4. Jump learning steps
Scentwork is exciting. There are so many options to play with. But don’t get overexcited and skip the steps the are needed for the dog to be successful.
For example, if we want the dog to search for 10 minutes, but the longest she has searched is only 2 minutes, that’s a huge jump. Or if we want to clear a whole area but until now the search has stopped at the first find, she may well, and rightly, be confused. In learning, it’s always better to increase the challenge in small increments rather than huge jumps. It’s true for us and it’s true for our dogs.
In some cases, such as in the previous examples, the dog hasn’t build up the physical and mental stamina to be able to concentrate and work efficiently over larger areas or longer times. But at other times she may not even understand what we’d like her to do. If you ask her to search a vehicle when she’s only ever searched boxes and containers in a room, she may well be puzzled. But place a scented article so that she can find it within seconds of tentative sniffing and boom, she will get the idea. Leave her to try to work it out herself without a quick find and you’ll probably get one of three results:
- the dog becomes frustrated and gives up
- she will start giving false indications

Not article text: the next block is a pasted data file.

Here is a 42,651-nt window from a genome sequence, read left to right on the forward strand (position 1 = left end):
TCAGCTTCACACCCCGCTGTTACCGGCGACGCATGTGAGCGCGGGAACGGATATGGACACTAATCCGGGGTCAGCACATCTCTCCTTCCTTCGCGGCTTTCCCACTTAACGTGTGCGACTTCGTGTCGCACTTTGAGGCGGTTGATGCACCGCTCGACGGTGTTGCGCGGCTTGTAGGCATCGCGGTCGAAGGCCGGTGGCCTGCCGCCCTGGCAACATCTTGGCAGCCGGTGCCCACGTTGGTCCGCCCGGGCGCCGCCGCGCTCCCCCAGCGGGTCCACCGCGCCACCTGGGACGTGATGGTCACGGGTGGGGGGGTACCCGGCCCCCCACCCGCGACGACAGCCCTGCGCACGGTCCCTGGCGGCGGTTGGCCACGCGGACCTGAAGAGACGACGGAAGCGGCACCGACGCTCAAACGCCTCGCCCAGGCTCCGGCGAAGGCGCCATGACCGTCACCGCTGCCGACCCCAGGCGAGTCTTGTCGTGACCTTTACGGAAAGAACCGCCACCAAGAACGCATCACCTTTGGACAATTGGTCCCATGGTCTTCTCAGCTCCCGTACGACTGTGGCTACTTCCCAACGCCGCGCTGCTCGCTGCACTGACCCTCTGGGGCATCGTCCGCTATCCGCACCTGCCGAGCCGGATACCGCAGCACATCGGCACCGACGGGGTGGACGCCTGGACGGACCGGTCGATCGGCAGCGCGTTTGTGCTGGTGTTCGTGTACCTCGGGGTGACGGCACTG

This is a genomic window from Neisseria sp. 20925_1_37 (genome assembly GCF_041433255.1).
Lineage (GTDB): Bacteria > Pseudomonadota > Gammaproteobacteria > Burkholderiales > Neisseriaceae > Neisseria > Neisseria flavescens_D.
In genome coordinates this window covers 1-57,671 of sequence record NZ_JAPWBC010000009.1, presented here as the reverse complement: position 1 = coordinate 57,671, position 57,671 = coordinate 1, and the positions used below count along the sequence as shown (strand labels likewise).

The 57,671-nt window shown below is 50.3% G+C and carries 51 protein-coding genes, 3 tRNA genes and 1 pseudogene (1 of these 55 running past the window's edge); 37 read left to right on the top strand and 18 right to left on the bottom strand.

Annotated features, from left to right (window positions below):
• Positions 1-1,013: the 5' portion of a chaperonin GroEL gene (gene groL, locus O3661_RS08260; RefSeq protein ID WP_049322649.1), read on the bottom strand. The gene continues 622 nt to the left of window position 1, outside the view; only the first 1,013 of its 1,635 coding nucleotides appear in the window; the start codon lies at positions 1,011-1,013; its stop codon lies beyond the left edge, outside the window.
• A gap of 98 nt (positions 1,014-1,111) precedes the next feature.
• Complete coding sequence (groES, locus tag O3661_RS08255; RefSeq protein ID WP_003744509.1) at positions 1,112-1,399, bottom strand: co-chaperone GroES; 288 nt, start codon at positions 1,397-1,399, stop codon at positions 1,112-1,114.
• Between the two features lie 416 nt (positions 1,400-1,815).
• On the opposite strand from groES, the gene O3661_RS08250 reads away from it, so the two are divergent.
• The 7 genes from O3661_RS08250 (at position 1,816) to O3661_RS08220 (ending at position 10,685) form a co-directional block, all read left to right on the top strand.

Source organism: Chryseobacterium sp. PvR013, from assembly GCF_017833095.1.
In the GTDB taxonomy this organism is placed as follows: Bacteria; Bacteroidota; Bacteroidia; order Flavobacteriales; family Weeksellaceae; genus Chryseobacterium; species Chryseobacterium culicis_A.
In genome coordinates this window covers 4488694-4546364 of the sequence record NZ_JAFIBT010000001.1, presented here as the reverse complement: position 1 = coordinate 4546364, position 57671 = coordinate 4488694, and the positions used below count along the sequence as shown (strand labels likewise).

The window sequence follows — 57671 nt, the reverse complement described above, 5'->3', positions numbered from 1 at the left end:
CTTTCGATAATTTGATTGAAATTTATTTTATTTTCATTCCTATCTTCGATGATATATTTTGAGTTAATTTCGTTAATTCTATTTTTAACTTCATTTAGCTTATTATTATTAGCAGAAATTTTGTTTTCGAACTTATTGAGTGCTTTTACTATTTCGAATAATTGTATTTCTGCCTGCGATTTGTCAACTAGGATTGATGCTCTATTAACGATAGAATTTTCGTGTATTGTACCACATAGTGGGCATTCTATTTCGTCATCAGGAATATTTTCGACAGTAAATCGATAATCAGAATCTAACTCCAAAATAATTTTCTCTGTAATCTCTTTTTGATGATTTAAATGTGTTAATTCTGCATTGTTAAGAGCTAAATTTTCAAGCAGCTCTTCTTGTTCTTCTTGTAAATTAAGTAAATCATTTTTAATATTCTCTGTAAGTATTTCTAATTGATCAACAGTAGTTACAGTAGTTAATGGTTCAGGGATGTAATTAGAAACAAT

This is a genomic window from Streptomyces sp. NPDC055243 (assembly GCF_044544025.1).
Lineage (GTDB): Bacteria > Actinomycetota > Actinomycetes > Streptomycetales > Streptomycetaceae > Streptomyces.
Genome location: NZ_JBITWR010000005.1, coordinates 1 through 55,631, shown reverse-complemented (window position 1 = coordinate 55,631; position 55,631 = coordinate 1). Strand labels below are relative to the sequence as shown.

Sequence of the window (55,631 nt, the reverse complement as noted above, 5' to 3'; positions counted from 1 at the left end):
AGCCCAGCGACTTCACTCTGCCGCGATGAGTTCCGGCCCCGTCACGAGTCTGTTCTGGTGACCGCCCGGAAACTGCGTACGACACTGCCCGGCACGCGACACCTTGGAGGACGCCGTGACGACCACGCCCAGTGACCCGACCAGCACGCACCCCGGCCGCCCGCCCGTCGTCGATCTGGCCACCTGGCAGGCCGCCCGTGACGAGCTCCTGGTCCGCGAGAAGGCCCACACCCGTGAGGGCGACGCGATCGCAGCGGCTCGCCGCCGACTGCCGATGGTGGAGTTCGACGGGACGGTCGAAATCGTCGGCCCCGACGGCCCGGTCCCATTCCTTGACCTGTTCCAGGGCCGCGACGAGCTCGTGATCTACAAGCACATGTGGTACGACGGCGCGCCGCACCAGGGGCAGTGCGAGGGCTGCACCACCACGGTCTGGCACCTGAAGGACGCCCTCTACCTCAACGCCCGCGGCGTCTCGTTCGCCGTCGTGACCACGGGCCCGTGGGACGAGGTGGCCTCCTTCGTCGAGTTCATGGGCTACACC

- she will persist and find it
There’s no reason to put the dog through needless stress. Supportive handling and a quick find is all that’s needed to prevent options 1 & 2. So let’s think about what small steps we can make in order for the dog to learn the task. And for us both to be rewarded with successful outcomes.
5. Ignore her when she asks for help
If you’ve read anything I’ve ever written, I doubt this bug bear will come as much of a surprise.
There are two aspects at play here:
- we need to recognise what it looks like when our dog asks for help
- we need to understand how to help
Some dogs make their requests very obvious. They might high step back from whatever they need help with and give you a wide eyed appeal for help. Or they might bark. Or whine. Others are much more subtle. Maybe giving just an quick flick of their eyes. Or standing still waiting for us to mind read their request. The more we observe and understand what our dog’s actions mean, the better, and faster, we will become at recognising when she wants our help.
Stepping in when she isn’t asking for help is not helpful. We risk interfering with her sniffing, and spoiling her fun (e.g. getting the toy out of the hide) So we have to make sure we figure out when she is, and is not, asking for help.